Controlling occupational cancers in Australia

Lin Fritschi, Renae C Fernandez, Deborah A Vallance, Terry J Slevin, Alison Reid, Timothy R Driscoll and Deborah C Glass
Med J Aust 2012; 196 (3): . || doi: 10.5694/mja11.10485
Published online: 20 February 2012

We have no strategy for measuring rates, mitigating risk and meeting individuals’ needs

Work-related cancer attracts considerable public and media attention, but has received limited attention from researchers and policymakers in Australia, particularly in comparison to other cancers, such as those related to tobacco use and sun exposure. During the 1980s, the National Health and Medical Research Council (NHMRC) issued model regulations for the control of carcinogenic substances, and the National Occupational Health and Safety Commission (NOHSC) was formed to coordinate efforts to improve OHS. Policies and strategies on occupational cancer were developed by the NOHSC, and the Australian Mesothelioma Registry was funded. In 2005, the NOHSC was replaced by the Australian Safety and Compensation Council (ASCC).1 In turn, in 2008 the ASCC was replaced by Safe Work Australia, which has the primary responsibility of “improving work health and safety and workers’ compensation arrangements across Australia”.2 Despite these initiatives, little progress has been made on Australia’s regulatory approach to occupational carcinogen exposure.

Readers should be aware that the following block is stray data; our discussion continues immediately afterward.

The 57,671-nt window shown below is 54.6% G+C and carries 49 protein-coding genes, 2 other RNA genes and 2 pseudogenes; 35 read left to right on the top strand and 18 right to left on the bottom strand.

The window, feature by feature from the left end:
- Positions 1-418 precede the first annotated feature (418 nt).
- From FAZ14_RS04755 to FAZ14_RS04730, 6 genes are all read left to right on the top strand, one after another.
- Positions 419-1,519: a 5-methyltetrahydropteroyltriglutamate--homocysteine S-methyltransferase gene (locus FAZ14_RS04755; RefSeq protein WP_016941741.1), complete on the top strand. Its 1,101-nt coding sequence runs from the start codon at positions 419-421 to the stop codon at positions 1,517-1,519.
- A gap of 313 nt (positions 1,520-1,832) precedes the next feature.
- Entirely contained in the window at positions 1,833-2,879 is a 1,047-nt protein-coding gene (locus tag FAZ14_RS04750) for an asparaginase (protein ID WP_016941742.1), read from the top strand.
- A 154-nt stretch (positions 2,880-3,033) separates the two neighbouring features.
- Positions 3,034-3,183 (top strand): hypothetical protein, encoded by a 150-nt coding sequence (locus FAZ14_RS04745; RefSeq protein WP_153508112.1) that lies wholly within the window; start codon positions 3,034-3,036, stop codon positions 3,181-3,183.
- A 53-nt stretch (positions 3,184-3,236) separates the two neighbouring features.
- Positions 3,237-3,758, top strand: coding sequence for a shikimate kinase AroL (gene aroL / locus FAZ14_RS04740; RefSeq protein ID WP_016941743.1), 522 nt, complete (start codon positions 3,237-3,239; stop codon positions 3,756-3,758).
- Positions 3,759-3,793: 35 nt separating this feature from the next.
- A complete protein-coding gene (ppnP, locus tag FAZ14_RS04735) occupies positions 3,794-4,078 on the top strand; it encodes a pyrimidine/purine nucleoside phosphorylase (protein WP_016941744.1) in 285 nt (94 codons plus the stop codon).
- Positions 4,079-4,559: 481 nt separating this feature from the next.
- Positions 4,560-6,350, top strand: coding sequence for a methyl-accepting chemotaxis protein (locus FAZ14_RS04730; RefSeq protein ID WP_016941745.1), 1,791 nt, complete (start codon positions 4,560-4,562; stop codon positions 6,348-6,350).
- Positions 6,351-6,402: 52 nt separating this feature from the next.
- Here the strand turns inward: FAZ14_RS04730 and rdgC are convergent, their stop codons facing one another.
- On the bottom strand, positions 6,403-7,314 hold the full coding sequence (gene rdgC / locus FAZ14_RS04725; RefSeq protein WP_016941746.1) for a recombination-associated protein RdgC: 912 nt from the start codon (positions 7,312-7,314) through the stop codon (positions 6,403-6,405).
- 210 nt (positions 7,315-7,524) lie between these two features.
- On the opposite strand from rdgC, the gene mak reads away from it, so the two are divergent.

• Lin Fritschi1
  • Renae C Fernandez1
  • Deborah A Vallance2
  • Terry J Slevin3
  • Alison Reid1
  • Timothy R Driscoll4
  • Deborah C Glass5

  • 1 Western Australian Institute for Medical Research, University of Western Australia, Perth, WA.
  • 2 Australian Manufacturing Workers Union, Melbourne, VIC.
  • 3 Cancer Council Western Australia, Perth, WA.
  • 4 Sydney School of Public Health, University of Sydney, Sydney, NSW.
  • 5 Epidemiology and Preventive Medicine, Monash University, Melbourne, VIC.


Competing interests:

No relevant disclosures.


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